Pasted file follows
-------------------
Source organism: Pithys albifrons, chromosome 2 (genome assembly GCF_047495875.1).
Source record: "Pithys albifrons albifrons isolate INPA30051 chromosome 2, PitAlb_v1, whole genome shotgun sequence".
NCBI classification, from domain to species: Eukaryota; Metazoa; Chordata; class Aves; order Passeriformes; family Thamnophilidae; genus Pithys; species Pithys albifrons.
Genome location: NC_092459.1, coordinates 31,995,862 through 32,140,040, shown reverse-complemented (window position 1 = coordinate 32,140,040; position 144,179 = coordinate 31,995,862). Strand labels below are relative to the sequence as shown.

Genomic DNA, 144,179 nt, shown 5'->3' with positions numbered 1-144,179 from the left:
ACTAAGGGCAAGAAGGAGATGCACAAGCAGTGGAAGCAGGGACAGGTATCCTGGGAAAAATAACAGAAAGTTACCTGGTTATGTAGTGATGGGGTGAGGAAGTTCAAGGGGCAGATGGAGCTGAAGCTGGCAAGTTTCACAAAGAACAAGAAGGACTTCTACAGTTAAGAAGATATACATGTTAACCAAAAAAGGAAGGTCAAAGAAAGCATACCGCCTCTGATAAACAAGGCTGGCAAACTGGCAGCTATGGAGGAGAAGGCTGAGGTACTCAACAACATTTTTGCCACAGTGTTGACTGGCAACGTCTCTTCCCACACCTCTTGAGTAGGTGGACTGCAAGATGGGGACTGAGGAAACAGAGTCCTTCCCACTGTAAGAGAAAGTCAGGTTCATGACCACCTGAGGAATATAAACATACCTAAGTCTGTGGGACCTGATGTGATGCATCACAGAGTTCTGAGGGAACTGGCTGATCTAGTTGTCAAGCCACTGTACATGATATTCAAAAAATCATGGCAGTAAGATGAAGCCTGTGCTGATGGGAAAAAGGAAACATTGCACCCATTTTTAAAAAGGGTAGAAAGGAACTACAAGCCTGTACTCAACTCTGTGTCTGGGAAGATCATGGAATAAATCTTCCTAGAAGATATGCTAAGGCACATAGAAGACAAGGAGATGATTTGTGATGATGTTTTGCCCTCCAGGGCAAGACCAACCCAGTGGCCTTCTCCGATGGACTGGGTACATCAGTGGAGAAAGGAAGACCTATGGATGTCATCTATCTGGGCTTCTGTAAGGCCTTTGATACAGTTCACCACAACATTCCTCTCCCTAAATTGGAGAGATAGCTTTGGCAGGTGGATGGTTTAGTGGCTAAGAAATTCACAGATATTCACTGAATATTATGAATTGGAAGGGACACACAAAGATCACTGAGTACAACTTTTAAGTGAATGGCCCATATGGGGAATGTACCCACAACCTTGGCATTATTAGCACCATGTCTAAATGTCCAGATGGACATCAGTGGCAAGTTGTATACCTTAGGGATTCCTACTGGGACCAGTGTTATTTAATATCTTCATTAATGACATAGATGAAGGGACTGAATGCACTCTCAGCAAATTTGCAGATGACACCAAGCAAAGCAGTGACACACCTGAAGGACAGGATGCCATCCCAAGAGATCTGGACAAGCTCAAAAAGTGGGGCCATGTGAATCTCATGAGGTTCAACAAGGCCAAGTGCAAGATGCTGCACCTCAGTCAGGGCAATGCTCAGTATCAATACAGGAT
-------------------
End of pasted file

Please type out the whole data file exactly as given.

Source organism: Pithys albifrons, chromosome 2 (genome assembly GCF_047495875.1).
Source record: "Pithys albifrons albifrons isolate INPA30051 chromosome 2, PitAlb_v1, whole genome shotgun sequence".
NCBI classification, from domain to species: Eukaryota; Metazoa; Chordata; class Aves; order Passeriformes; family Thamnophilidae; genus Pithys; species Pithys albifrons.
Genome location: NC_092459.1, coordinates 31,995,862 through 32,140,040, shown reverse-complemented (window position 1 = coordinate 32,140,040; position 144,179 = coordinate 31,995,862). Strand labels below are relative to the sequence as shown.

Genomic DNA, 144,179 nt, shown 5'->3' with positions numbered 1-144,179 from the left:
ACTAAGGGCAAGAAGGAGATGCACAAGCAGTGGAAGCAGGGACAGGTATCCTGGGAAAAATAACAGAAAGTTACCTGGTTATGTAGTGATGGGGTGAGGAAGTTCAAGGGGCAGATGGAGCTGAAGCTGGCAAGTTTCACAAAGAACAAGAAGGACTTCTACAGTTAAGAAGATATACATGTTAACCAAAAAAGGAAGGTCAAAGAAAGCATACCGCCTCTGATAAACAAGGCTGGCAAACTGGCAGCTATGGAGGAGAAGGCTGAGGTACTCAACAACATTTTTGCCACAGTGTTGACTGGCAACGTCTCTTCCCACACCTCTTGAGTAGGTGGACTGCAAGATGGGGACTGAGGAAACAGAGTCCTTCCCACTGTAAGAGAAAGTCAGGTTCATGACCACCTGAGGAATATAAACATACCTAAGTCTGTGGGACCTGATGTGATGCATCACAGAGTTCTGAGGGAACTGGCTGATCTAGTTGTCAAGCCACTGTACATGATATTCAAAAAATCATGGCAGTAAGATGAAGCCTGTGCTGATGGGAAAAAGGAAACATTGCACCCATTTTTAAAAAGGGTAGAAAGGAACTACAAGCCTGTACTCAACTCTGTGTCTGGGAAGATCATGGAATAAATCTTCCTAGAAGATATGCTAAGGCACATAGAAGACAAGGAGATGATTTGTGATGATGTTTTGCCCTCCAGGGCAAGACCAACCCAGTGGCCTTCTCCGATGGACTGGGTACATCAGTGGAGAAAGGAAGACCTATGGATGTCATCTATCTGGGCTTCTGTAAGGCCTTTGATACAGTTCACCACAACATTCCTCTCCCTAAATTGGAGAGATAGCTTTGGCAGGTGGATGGTTTAGTGGCTAAGAAATTCACAGATATTCACTGAATATTATGAATTGGAAGGGACACACAAAGATCACTGAGTACAACTTTTAAGTGAATGGCCCATATGGGGAATGTACCCACAACCTTGGCATTATTAGCACCATGTCTAAATGTCCAGATGGACATCAGTGGCAAGTTGTATACCTTAGGGATTCCTACTGGGACCAGTGTTATTTAATATCTTCATTAATGACATAGATGAAGGGACTGAATGCACTCTCAGCAAATTTGCAGATGACACCAAGCAAAGCAGTGACACACCTGAAGGACAGGATGCCATCCCAAGAGATCTGGACAAGCTCAAAAAGTGGGGCCATGTGAATCTCATGAGGTTCAACAAGGCCAAGTGCAAGATGCTGCACCTCAGTCAGGGCAATGCTCAGTATCAATACAGGAT